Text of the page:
Modern living room with spiral stairsThe best way to save space with a staircase is to install a spiral staircase. However, they must not be the only way to access a full level of the home, because they are not acceptable as a fire escape.

Stairs for Small Spaces

Space saving spiral staircase with wood stepsA spiral staircase is the most common solution when stairs are needed in a small space. They are usually easy to construct since the support radiates from a central beam. The downside of a spiral staircase is that it can only be used by one person at a time. They can also be difficult to navigate.

Fancy Staircase

Luxury fancy staircase house entrywayFor that ‘debutante ball’ effect, something fancier than a straight staircase is called for. Imperial or split staircases definitely qualify as ‘fancy’, as do curved or helical staircases.

Stairs can be custom-built to curve gently or zig and zag around a room — consult with an imaginative architect for more ideas.

Small Staircase

Small l shaped staircase with home office nicheL-shaped or spiral stairs are the best choices if the size of the staircase is an issue.

Box Stairs

Outdoor wood deck with box stairsBox stairs are a great solution when you need three or fewer steps. To create these stairs, three boxes are stacked on top of each other, each box smaller than the one beneath it. They’re very simple and stable.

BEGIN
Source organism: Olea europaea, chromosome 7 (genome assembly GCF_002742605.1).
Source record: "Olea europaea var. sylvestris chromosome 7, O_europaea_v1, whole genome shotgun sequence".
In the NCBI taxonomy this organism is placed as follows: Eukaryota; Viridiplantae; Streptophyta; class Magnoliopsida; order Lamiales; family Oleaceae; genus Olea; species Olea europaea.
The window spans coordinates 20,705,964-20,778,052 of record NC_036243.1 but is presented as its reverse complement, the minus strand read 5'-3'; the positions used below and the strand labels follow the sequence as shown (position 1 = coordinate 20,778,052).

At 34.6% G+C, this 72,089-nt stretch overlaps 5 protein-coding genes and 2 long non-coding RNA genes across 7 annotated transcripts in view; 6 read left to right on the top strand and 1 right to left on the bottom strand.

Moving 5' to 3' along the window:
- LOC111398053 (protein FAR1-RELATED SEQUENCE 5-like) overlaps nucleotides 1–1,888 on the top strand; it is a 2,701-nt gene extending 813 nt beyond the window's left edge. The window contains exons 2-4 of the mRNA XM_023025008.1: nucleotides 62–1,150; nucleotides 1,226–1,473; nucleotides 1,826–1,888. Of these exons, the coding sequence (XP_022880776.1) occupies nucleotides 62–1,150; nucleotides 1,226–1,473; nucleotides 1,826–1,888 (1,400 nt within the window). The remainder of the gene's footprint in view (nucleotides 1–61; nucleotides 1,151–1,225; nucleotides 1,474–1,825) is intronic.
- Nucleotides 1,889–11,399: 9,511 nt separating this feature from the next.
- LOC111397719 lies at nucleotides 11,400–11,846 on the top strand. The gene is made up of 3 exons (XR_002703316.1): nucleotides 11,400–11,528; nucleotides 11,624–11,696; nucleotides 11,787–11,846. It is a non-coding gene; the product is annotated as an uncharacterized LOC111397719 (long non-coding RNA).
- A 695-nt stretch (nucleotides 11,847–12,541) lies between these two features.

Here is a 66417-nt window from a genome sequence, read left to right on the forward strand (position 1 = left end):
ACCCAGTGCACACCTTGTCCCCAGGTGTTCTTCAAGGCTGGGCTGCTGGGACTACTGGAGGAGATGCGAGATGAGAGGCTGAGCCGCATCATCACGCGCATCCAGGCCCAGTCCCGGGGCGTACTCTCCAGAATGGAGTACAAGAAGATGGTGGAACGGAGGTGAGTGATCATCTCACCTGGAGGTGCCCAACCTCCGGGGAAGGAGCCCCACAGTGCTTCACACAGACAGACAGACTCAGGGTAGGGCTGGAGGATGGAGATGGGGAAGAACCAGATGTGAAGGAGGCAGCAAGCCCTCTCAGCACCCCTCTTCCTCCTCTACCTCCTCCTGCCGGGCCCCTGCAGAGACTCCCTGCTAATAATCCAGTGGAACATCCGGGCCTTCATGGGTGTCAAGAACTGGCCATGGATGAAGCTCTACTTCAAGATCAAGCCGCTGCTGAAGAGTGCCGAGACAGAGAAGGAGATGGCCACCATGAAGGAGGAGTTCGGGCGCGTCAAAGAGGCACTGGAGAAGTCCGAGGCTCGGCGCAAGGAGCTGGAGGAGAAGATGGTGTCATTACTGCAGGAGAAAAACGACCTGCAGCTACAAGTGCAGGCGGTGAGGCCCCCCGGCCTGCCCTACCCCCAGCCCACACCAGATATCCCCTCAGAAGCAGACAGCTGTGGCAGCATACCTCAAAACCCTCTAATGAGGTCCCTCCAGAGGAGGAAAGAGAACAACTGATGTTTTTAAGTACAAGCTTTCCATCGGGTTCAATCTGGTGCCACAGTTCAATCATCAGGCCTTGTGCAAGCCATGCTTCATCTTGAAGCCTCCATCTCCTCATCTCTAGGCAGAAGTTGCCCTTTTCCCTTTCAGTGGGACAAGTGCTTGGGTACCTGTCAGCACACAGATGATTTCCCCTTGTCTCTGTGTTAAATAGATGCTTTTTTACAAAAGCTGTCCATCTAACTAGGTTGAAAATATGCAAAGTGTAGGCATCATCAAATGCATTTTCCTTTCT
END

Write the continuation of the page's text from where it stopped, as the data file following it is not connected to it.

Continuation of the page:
Corner Stairs

Corner stairsAlso called ‘winder’ stairs, these are very similar to L-shaped stairs, but do not have a landing. Instead, the width and depth of the stairs accommodate the curve of the corner.

They do not provide a place to rest, and people with mobility challenges might find the turn of the stairs difficult to navigate.

Split Staircase

Split staircaseA split staircase is one of the most dramatic effects architects can achieve and includes at least three flights of stairs meeting at one landing.

One popular design is to have two flights of stairs at opposite ends of the room, which meet at a central landing and then continue as one flight of stairs. This style of staircase is also called ‘imperial stairs’.

Cascading Staircase

Backyard deck with cascading stairsMost often seen outdoors, cascading staircases cover 270 degrees. The steps can be squared or rounded, surrounded by a fence with plants for added beauty. They are best used to allow easy and high-volume access from the corner of a large deck or patio.